Vertical JFET limited silicon carbide power metal-oxide semiconductor field effect transistors

- Cree, Inc.

Silicon carbide metal-oxide semiconductor field effect transistors (MOSFETs) may include an n-type silicon carbide drift layer, a first p-type silicon carbide region adjacent the drift layer and having a first n-type silicon carbide region therein, an oxide layer on the drift layer, and an n-type silicon carbide limiting region disposed between the drift layer and a portion of the first p-type region. The limiting region may have a carrier concentration that is greater than the carrier concentration of the drift layer. Methods of fabricating silicon carbide MOSFET devices are also provided.

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Description

CROSS-REFERENCE TO PROVISIONAL APPLICATION

This application claims the benefit of, and priority from, Provisional Application Ser. No. 60/435,212, filed Dec. 20, 2002 entitled VERTICAL JFET LIMITED SILICON CARBIDE POWER METAL-OXIDE SEMICONDUCTOR FIELD EFFECT TRANSISTORS AND METHODS OF FABRICATING VERTICAL JFET LIMITED SILICON CARBIDE POWER METAL-OXIDE SEMICONDUCTOR FIELD EFFECT TRANSISTORS, the disclosure of which is hereby incorporated herein by reference in its entirety as if set forth fully herein.

STATEMENT OF GOVERNMENT INTEREST

The present invention was made, at least in part, with support from the United States Office of Naval Research, contract number N00014-02-C-0302. The Government may have certain rights in this invention.

FIELD OF THE INVENTION

The present invention relates to semiconductor devices and the fabrication of semiconductor devices and more particularly, to silicon carbide (SiC) metal-oxide semiconductor field effect transistors (MOSFETs) and the fabrication of such MOSFETs.

BACKGROUND OF THE INVENTION

To make a high current, high voltage, low on-resistance, vertical SiC power MOSFET has, so far, been impractical, at least in part, due to the poor surface mobility of electrons in the inversion layer. Recently, some processing techniques have been developed on a lateral MOSFET structure, which result in an improved surface electron mobility. However, a power MOSFET structure may involve additional processing including, for example, anneals at temperatures of greater than 1500° C. for the activation of p-type dopants, for example, p-well/p+ contact/p-Junction Termination Extension (JTE) implants. Such anneals may have detrimental impact on the performance of power MOSFETs fabricated using such techniques.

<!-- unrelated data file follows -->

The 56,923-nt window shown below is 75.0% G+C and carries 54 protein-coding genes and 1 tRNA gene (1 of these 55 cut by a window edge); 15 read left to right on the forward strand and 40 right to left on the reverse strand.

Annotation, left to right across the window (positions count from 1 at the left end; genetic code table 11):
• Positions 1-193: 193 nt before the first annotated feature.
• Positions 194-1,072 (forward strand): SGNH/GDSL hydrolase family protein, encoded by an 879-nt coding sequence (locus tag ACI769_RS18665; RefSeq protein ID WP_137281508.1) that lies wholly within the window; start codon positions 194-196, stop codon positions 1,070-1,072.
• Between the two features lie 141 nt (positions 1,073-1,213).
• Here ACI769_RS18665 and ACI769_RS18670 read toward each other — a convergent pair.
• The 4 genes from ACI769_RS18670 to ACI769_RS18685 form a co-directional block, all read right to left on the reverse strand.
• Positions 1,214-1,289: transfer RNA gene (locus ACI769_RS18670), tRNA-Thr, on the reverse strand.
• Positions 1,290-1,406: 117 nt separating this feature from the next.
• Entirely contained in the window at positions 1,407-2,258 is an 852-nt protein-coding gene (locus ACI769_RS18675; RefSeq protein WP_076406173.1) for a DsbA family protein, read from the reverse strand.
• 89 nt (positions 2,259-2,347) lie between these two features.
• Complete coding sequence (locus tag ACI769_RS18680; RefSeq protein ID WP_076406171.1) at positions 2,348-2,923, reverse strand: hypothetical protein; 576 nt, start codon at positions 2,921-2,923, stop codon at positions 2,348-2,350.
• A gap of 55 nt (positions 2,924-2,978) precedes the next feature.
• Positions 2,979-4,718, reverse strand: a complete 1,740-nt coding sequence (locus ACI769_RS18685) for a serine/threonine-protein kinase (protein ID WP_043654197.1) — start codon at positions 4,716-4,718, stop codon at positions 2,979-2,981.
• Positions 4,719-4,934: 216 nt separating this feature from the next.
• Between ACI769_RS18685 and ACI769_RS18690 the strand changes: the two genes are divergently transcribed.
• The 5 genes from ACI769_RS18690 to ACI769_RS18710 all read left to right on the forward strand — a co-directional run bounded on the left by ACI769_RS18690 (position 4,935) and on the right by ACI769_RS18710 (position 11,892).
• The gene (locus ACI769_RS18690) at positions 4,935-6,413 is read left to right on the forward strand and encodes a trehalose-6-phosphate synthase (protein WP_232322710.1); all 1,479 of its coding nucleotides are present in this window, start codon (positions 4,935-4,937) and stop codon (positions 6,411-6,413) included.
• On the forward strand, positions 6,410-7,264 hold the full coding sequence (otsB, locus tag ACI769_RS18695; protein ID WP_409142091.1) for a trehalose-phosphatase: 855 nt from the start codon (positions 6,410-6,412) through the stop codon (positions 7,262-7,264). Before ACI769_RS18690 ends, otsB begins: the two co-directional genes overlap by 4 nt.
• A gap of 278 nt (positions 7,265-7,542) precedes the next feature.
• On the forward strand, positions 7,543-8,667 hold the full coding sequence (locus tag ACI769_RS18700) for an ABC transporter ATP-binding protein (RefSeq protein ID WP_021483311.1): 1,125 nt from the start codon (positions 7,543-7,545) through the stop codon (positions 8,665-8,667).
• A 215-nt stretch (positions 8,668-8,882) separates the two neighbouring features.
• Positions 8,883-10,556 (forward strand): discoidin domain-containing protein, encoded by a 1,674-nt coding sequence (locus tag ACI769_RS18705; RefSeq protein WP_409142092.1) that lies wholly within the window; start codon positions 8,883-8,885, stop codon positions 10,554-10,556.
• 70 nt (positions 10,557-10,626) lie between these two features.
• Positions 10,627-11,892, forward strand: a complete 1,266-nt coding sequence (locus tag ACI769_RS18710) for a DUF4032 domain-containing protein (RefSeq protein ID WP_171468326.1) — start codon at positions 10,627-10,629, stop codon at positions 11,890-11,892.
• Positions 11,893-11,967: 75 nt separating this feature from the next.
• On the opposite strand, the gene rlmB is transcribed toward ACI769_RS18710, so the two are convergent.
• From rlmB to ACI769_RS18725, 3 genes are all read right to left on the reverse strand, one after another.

A number of silicon carbide power MOSFET structures have been described in the literature. See e.g. U.S. Pat. No. 5,506,421; A. K. Agarwal, J. B. Casady, L. B. Rowland, W. F. Valek, M. H. White, and C. D. Brandt, “1.1 kV 4H—SiC Power UMOSFET's,” IEEE Electron Device Letters, Vol. 18, No. 12, pp. 586–588, December 1997; A. K. Agarwal, J. B. Casady, L. B. Rowland, W. F. Valek and C. D. Brandt, “1400 V 4H—SiC Power MOSFETs,” Materials Science Forum Vols. 264–268, pp. 989–992, 1998; J. Tan, J. A. Cooper, Jr., and M. R. Melloch, “High-Voltage Accumulation-Layer UMOSFETs in 4H—SiC,” IEEE Electron Device Letters, Vol. 19, No. 12, pp. 487–489, December 1998; J. N. Shenoy, J. A. Cooper and M. R. Melloch, “High-Voltage Double-Implanted Power MOSFET's in 6H—SiC,” IEEE Electron Device Letters, Vol. 18, No. 3, pp. 93–95, March 1997; J. B. Casady, A. K. Agarwal, L. B. Rowland, W. F. Valek, and C. D. Brandt, “900 V DMOS and 1100 V UMOS 4H—SiC Power FETs,” IEEE Device Research Conference, Ft. Collins, Colo., Jun. 23–25, 1997; R. Schörner, P Friedrichs, D. Peters, H. Mitlehner, B. Weis and D. Stephani, “Rugged Power MOSFETs in 6H—SiC with Blocking Capability up to 1800 V,” Materials Science Forum Vols. 338–342, pp. 1295–1298, 2000; V. R. Vathulya and M. H. White, “Characterization of Channel Mobility on Implanted SiC to determine Polytype suitability for the Power DIMOS structure,” Electronic Materials Conference, Santa Barbara, Calif., Jun. 30–Jul. 2, 1999; A. V. Suvorov, L. A. Lipkin, G. M. Johnson, R. Singh and J. W. Palmour, “4H—SiC Self-Aligned Implant-Diffused Structure for Power DMOSFETs,” Materials Science Forum Vols. 338–342, pp. 1275–1278, 2000; P. M. Shenoy and B. J. Baliga, “The Planar 6H—SiC ACCUFET: A New High-Voltage Power MOSFET Structure,” IEEE Electron Device Letters, Vol. 18, No. 12, pp. 589–591, December 1997; Ranbir Singh, Sei-Hyung Ryu and John W. Palmour, “High Temperature, High Current, 4H—SiC Accu-DMOSFET,” Materials Science Forum Vols. 338–342, pp. 1271–1274, 2000; Y. Wang, C. Weitzel and M. Bhatnagar, “Accumulation-Mode SiC Power MOSFET Design Issues,” Materials Science Forum Vols. 338–342, pp. 1287–1290, 2000; and A. K. Agarwal, N. S. Saks, S. S. Mani, V. S. Hegde and P. A. Sanger, “Investigation of Lateral RESURF, 6H—SiC MOSFETs,” Materials Science Forum Vols. 338–342, pp. 1307–1310, 2000.